Click here for a full blown live version.
I draw your attention to the 3 blue rectangular boxes, particularly the one on the left. For nearly a full year encompassing almost all of 2005, the $BDI was on sell mode and yet the correlation with the equities markets was pretty much zero. In fact, in that period of a single year the $BDI lost 72% of its value and the global stock markets didn't even flinch. In fact the S&P gained approximately 17% during the same period. A similar event occurred in the second blue box depicting late 2010.
But on the larger picture, the most stunning statistics are these:
The $BDI peaked in May. of '08. By time it hit bottom 7 months later, it had lost 94.4%.
From its Dec. low, when it bounced, it bounced hard...gaining 547% in 6 short months.
And more recently, between late '09 and today, the $BDI has again lost 84.4%.
Net result... between their respective peaks of late '07 through to today, while the entire NYSE has lost 24.2%, the $BDI is currently sitting with a loss of 93.8%. And that my friends, is not a sign of inflation within the shipping industry. And whether there be new ships hitting the water or not, neither does it signal any great degree of robustness within the global economy. Perhaps it signals the opposite? Oh, I think maybe that's what it's signalling. Imagine the agony those shipping giants are going through when they are unable to charge higher prices for their services and yet the price of their greatest expense, fuel, continues to hold at a high level. What's going to happen to those shipping giants when oil spikes due to a certain to occur war with Iran? They're not going to gain anything from shipping oil that's for sure. Neither are the oil shippers because if there's any one thing we can be totally certain of, it's that once that war breaks out they'll be shipping less oil, not more. Surely at least a few shipping corporations will be facing bankruptcy sooner or later. And that prospect could hardly be viewed as providing an inflationary outcome either. Sombody's not going to be paid back the money he's owed. Needless to say that prospect too is the very definition of deflation... the disappearance of money right out of existence.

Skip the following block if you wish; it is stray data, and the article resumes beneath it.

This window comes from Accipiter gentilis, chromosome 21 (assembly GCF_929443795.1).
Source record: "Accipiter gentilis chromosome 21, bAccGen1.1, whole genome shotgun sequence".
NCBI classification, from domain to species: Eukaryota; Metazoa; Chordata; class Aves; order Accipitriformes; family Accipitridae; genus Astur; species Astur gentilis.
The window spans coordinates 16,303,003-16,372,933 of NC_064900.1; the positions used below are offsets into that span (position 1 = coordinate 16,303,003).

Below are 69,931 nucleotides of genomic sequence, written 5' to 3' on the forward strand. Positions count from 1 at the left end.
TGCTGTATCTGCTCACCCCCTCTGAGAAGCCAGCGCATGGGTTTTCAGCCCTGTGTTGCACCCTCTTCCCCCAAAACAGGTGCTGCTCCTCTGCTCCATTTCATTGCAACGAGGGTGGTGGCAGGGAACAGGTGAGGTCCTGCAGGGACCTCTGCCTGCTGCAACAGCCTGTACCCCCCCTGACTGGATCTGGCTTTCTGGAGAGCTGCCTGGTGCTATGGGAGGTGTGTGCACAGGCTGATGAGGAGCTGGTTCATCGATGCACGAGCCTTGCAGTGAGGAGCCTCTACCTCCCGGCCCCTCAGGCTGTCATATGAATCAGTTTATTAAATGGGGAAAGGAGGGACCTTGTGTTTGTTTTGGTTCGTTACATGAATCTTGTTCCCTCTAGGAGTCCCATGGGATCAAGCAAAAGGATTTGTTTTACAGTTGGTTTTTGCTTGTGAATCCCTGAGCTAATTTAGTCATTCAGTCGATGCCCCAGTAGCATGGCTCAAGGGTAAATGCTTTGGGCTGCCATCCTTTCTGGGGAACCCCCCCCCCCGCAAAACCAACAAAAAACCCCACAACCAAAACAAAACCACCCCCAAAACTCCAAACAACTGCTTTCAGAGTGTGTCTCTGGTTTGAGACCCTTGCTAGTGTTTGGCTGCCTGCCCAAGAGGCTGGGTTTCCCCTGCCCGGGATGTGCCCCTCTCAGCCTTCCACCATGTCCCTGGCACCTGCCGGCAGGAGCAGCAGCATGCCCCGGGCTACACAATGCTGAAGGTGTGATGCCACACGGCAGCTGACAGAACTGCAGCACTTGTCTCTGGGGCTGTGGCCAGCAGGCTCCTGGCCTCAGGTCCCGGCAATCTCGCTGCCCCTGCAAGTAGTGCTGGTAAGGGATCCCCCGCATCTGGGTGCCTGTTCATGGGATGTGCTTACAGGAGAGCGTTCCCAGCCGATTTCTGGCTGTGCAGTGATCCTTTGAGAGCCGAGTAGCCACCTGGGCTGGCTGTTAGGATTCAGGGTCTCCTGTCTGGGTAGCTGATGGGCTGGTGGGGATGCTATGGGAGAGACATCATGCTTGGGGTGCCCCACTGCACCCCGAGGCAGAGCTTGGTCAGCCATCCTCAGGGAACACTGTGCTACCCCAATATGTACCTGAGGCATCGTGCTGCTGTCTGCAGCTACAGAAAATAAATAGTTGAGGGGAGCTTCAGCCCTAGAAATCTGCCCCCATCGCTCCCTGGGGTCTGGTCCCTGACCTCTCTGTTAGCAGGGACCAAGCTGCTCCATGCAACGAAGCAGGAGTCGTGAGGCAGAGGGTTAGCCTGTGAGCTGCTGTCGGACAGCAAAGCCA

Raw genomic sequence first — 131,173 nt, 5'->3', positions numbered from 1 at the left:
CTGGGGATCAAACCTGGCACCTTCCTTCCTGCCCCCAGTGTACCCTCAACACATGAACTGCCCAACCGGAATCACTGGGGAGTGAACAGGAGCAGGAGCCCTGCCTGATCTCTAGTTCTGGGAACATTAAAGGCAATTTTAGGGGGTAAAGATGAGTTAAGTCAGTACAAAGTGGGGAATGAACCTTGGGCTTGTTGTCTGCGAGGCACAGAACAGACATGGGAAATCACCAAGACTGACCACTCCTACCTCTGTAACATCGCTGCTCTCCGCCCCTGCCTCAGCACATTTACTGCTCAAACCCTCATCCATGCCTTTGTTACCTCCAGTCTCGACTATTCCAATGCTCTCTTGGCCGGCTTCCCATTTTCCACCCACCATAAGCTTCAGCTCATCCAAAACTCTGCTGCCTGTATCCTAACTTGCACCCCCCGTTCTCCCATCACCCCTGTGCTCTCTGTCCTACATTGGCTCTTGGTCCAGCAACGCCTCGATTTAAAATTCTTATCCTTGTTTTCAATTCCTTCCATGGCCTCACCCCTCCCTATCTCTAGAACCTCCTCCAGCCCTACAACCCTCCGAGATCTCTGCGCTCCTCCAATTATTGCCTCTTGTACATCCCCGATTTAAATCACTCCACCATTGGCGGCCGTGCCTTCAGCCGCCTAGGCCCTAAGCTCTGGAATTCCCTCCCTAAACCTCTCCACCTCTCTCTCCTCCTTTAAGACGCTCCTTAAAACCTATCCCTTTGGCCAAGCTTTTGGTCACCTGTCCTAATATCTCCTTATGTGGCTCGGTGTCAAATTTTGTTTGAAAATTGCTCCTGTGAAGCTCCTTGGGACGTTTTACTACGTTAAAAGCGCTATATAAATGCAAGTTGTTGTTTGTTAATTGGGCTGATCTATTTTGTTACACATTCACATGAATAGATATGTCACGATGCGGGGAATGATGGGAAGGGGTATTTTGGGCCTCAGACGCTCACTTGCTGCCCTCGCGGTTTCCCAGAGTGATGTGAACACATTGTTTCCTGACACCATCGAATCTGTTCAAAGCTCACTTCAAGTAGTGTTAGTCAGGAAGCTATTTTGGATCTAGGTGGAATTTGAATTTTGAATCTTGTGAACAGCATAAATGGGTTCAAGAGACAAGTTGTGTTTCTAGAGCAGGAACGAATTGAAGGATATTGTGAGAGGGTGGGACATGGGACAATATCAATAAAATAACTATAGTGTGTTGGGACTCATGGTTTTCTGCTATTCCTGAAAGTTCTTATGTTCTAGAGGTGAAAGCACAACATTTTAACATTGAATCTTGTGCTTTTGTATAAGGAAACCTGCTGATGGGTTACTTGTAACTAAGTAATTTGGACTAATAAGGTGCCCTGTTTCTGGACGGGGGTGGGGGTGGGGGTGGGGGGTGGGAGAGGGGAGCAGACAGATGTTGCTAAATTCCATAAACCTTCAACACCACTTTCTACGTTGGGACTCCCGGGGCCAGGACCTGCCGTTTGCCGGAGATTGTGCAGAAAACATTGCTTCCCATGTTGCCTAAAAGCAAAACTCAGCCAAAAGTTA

And now for a different type of drama effect (as if the log scale wasn't dramatic enough), we look at the same chart (shorter time frame though) in order to zero in on the more recent action and using the more commonly used linear scale:
Click here for a full blown live version.
Man, if that isn't a classic cup and handle pattern I don't know what is. What I do know though, is what happens when I turn a cup upside down. I get a friendly reminder from the Maitre'D that if I keep doing that I risk being tossed from the restaurant. The other thing that happens is that all the contents of the cup spill out. From that aspect, the outlook for the $BDI is all of a sudden looking quite grim indeed. The only saving grace might be the Dec., 2008 low of 663. Will it hold? It's very difficult to say of course, but with the downward momentum currently behind the $BDI's January crash it's difficult to imagine what kind of miracle would arrest the decent at that level. Before we could even begin to consider a bottom in this amazing crash we would want to see at least some form of stabilization. But wait! We just did! And the Baltic Dry failed miserably to advance after a full 8 months of consolidation followed by a false break-out. That particular type of pattern in itself is a very bearish event. We would have to see prices improve to the point where, at the very minimum, the 6 week moving average turns higher. One question often asked is "Well it has already lost 85% so how much further can it fall?" And the answer as always, is of course: "It can fall another 85%".
All of Albertarocks' articles can be viewed here.